Dealing with employees is like dealing with young siblings in a family.
One of our recent team meetings, at Ozark Outdoors, reminded me how similar adult employees are to children. Managers deal with employee rivalry, jealousy, competition, nosiness, drama, gossip, and rebellion. All in a single day’s work.
Parenting employees gobbles up more time, money, and energy than any other challenge. So how do you juggle the wants and needs in a large family of company staff?
Apply wise practices. Here are a few basic principles that I find work time and again:
- Deal with problems early and head-on. Don’t wait, hoping your employees will behave like mature adults and work their issues out. Parents and managers are needed to help sift through tangled emotions so you can dig down to the factual details. Only when you identify the true problem, can an effective solution show itself.
- Listen twice as much as you speak. Most employees and children share a common complaint, “They never listen to me.”
- Communicate clearly and often. I often use the shower analogy. When you get dirty and shower, it doesn’t mean you are clean the rest of your life. More dirt sticks to the body, requiring regular showers to clean up.
- Remind employees, as you would with a child, that each person has unique gifts, strengths and weaknesses, and everyone brings something beneficial to the company. This is a basic truth humans often forget. Everyone needs to feel important.
- Explain to employees that the proof of worth to the business comes from what they do, not what they say.
- When employees want to point out the faults of others, GENTLY help them remove the splinters of weakness in their own character, so they can improve their own work habits.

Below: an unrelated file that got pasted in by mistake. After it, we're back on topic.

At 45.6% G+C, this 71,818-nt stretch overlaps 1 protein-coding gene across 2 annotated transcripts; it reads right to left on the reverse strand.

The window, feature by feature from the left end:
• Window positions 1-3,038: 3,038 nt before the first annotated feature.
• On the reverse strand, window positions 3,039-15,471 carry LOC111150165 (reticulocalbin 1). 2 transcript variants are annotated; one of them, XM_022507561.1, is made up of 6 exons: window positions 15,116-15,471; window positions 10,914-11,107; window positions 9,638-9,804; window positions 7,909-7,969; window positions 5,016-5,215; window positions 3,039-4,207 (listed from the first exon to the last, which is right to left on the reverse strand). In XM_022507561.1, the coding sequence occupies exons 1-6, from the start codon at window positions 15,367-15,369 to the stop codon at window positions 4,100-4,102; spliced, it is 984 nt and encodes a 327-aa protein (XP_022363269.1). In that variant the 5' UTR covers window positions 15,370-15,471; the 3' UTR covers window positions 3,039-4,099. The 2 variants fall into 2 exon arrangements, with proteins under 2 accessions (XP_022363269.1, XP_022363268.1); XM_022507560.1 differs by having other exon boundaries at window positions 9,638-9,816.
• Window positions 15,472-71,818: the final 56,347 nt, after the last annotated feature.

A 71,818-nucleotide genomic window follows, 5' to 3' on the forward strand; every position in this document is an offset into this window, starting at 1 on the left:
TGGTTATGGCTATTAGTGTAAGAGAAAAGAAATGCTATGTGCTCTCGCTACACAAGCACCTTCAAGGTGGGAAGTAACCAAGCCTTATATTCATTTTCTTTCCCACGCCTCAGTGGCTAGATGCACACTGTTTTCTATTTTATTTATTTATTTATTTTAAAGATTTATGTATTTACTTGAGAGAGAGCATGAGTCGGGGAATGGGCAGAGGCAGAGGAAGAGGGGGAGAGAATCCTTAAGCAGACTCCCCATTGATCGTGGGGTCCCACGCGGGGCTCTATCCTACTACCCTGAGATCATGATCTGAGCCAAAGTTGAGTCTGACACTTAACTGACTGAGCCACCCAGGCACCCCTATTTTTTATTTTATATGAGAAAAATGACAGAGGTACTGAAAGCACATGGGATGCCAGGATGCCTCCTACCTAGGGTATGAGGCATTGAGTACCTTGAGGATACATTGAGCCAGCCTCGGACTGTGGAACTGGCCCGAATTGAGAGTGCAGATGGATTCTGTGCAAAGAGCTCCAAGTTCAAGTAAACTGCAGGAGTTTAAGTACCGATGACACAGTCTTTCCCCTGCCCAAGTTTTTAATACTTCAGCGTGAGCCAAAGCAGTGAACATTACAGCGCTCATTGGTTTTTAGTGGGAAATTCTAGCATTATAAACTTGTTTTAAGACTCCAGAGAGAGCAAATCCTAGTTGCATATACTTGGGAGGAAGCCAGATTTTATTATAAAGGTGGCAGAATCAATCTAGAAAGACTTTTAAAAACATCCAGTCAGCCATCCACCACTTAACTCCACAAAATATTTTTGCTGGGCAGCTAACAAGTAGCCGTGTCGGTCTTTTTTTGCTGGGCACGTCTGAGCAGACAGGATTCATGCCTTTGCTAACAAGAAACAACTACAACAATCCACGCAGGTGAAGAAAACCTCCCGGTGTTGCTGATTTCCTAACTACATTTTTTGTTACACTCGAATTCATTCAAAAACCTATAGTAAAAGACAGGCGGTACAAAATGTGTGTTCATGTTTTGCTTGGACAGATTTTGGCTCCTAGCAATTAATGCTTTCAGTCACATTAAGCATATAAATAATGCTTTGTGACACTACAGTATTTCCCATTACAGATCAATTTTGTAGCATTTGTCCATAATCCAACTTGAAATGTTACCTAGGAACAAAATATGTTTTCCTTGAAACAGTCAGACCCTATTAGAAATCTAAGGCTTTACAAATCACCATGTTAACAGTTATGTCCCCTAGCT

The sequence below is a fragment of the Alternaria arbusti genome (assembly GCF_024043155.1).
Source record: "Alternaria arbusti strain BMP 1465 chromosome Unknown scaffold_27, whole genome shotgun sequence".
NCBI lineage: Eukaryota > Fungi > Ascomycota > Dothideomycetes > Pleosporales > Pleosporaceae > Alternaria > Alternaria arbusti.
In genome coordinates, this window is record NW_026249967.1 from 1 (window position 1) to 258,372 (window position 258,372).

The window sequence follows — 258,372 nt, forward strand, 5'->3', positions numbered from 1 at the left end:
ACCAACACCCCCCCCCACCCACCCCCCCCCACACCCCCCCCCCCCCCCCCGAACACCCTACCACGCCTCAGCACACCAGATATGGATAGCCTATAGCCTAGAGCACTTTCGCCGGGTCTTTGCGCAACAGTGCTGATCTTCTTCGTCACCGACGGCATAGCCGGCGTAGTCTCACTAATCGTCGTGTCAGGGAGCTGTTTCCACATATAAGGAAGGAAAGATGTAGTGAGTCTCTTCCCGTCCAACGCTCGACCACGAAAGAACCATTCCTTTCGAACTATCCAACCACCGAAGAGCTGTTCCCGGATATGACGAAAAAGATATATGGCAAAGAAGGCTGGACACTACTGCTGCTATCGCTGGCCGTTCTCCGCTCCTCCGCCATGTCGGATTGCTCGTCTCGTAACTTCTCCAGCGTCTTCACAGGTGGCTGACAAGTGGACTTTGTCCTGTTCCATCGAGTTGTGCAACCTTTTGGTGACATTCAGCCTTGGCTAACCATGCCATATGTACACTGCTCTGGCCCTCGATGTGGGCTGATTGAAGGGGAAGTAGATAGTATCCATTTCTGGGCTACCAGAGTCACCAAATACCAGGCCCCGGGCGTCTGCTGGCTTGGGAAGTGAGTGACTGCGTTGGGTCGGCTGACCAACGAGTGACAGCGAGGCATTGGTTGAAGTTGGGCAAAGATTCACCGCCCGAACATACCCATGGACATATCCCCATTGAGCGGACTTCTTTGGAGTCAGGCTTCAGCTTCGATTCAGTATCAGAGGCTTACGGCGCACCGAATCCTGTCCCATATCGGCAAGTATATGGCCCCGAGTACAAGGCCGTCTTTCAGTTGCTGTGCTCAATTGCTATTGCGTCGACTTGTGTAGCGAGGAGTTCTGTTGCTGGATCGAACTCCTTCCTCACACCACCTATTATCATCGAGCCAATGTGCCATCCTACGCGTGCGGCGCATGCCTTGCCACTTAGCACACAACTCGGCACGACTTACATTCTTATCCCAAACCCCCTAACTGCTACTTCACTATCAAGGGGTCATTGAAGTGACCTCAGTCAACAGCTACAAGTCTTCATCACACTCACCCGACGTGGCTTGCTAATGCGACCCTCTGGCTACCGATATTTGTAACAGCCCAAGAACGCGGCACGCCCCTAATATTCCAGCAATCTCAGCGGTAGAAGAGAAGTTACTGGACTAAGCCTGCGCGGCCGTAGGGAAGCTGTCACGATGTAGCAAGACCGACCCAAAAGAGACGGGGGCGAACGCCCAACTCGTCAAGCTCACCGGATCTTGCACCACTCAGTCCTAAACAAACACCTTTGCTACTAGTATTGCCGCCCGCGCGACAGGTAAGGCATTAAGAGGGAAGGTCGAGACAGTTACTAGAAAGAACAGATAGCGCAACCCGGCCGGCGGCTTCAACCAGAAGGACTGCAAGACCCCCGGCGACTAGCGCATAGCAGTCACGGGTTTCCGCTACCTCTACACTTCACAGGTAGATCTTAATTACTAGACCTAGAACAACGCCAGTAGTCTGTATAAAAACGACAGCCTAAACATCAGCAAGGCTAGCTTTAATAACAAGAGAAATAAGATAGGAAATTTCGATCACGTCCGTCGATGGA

- Set the best example possible. Children and employees alike follow what they see, not what we say. If there is a patterned problem in the organization, take the courage to see if employee behaviors mirror your own.
There are many other ways parenting employees reflects similar methods of parenting children. Effective managers understand the reality of human nature, instead of expecting their staff to behave in opposition to natural instincts. You can try to shove a square peg in a round hole, and you might even succeed, but not without many splinters.
Have you used good parenting skills to manage adults?
Anita FreshFaith @ Work
Luke 6:41 (NIV)
“Why do you look at the speck of sawdust in your brother’s eye and pay no attention to the plank in your own eye?”
Anita Agers-Brooks is a Business Coach, Certified Personality Trainer, Productivity Specialist, Certified Team Training Facilitator, Marketing Specialist, national speaker, and author. She lives in Missouri with her husband Ricky.
She’s passionate about business with integrity, healthy marriage, and issues of identity. She travels the country teaching others from her personal experiences and research.